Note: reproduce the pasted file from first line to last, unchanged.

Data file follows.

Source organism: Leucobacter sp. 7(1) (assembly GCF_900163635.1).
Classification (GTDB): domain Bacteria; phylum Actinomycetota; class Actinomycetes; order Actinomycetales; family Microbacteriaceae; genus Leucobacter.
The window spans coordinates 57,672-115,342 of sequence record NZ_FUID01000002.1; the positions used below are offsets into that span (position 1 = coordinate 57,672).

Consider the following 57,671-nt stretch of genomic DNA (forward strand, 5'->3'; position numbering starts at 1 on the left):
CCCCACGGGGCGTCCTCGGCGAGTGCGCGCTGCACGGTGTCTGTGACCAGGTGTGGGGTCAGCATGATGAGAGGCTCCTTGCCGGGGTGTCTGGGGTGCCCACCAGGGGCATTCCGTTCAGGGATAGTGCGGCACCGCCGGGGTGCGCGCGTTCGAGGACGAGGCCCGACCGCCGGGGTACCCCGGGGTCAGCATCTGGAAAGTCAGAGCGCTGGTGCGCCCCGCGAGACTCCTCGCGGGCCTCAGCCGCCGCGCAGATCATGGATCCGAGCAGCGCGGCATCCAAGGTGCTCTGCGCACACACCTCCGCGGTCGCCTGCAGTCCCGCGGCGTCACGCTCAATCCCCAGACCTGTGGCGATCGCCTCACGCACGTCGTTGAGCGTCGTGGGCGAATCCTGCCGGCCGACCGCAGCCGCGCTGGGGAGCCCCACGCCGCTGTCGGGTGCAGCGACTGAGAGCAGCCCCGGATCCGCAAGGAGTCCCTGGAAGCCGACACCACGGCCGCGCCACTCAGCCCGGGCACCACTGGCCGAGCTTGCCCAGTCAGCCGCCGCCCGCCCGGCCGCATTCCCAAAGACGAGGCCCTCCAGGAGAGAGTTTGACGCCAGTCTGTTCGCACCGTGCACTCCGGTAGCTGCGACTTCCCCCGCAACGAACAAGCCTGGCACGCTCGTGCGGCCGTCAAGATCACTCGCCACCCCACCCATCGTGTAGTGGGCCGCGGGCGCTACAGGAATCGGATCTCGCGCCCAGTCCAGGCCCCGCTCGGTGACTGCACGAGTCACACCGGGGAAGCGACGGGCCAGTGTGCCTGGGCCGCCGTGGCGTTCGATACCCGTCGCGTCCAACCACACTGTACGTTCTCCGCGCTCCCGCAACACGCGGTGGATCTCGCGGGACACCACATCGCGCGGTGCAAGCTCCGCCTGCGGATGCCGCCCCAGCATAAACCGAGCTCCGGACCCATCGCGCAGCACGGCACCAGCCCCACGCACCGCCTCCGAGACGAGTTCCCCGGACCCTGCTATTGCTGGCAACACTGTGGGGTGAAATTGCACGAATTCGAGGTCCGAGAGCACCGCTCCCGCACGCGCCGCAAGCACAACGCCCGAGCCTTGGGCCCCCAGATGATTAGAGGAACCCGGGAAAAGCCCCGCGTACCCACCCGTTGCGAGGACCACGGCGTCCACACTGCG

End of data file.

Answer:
Source organism: Leucobacter sp. 7(1) (assembly GCF_900163635.1).
Classification (GTDB): domain Bacteria; phylum Actinomycetota; class Actinomycetes; order Actinomycetales; family Microbacteriaceae; genus Leucobacter.
The window spans coordinates 57,672-115,342 of sequence record NZ_FUID01000002.1; the positions used below are offsets into that span (position 1 = coordinate 57,672).

Consider the following 57,671-nt stretch of genomic DNA (forward strand, 5'->3'; position numbering starts at 1 on the left):
CCCCACGGGGCGTCCTCGGCGAGTGCGCGCTGCACGGTGTCTGTGACCAGGTGTGGGGTCAGCATGATGAGAGGCTCCTTGCCGGGGTGTCTGGGGTGCCCACCAGGGGCATTCCGTTCAGGGATAGTGCGGCACCGCCGGGGTGCGCGCGTTCGAGGACGAGGCCCGACCGCCGGGGTACCCCGGGGTCAGCATCTGGAAAGTCAGAGCGCTGGTGCGCCCCGCGAGACTCCTCGCGGGCCTCAGCCGCCGCGCAGATCATGGATCCGAGCAGCGCGGCATCCAAGGTGCTCTGCGCACACACCTCCGCGGTCGCCTGCAGTCCCGCGGCGTCACGCTCAATCCCCAGACCTGTGGCGATCGCCTCACGCACGTCGTTGAGCGTCGTGGGCGAATCCTGCCGGCCGACCGCAGCCGCGCTGGGGAGCCCCACGCCGCTGTCGGGTGCAGCGACTGAGAGCAGCCCCGGATCCGCAAGGAGTCCCTGGAAGCCGACACCACGGCCGCGCCACTCAGCCCGGGCACCACTGGCCGAGCTTGCCCAGTCAGCCGCCGCCCGCCCGGCCGCATTCCCAAAGACGAGGCCCTCCAGGAGAGAGTTTGACGCCAGTCTGTTCGCACCGTGCACTCCGGTAGCTGCGACTTCCCCCGCAACGAACAAGCCTGGCACGCTCGTGCGGCCGTCAAGATCACTCGCCACCCCACCCATCGTGTAGTGGGCCGCGGGCGCTACAGGAATCGGATCTCGCGCCCAGTCCAGGCCCCGCTCGGTGACTGCACGAGTCACACCGGGGAAGCGACGGGCCAGTGTGCCTGGGCCGCCGTGGCGTTCGATACCCGTCGCGTCCAACCACACTGTACGTTCTCCGCGCTCCCGCAACACGCGGTGGATCTCGCGGGACACCACATCGCGCGGTGCAAGCTCCGCCTGCGGATGCCGCCCCAGCATAAACCGAGCTCCGGACCCATCGCGCAGCACGGCACCAGCCCCACGCACCGCCTCCGAGACGAGTTCCCCGGACCCTGCTATTGCTGGCAACACTGTGGGGTGAAATTGCACGAATTCGAGGTCCGAGAGCACCGCTCCCGCACGCGCCGCAAGCACAACGCCCGAGCCTTGGGCCCCCAGATGATTAGAGGAACCCGGGAAAAGCCCCGCGTACCCACCCGTTGCGAGGACCACGGCGTCCACACTGCG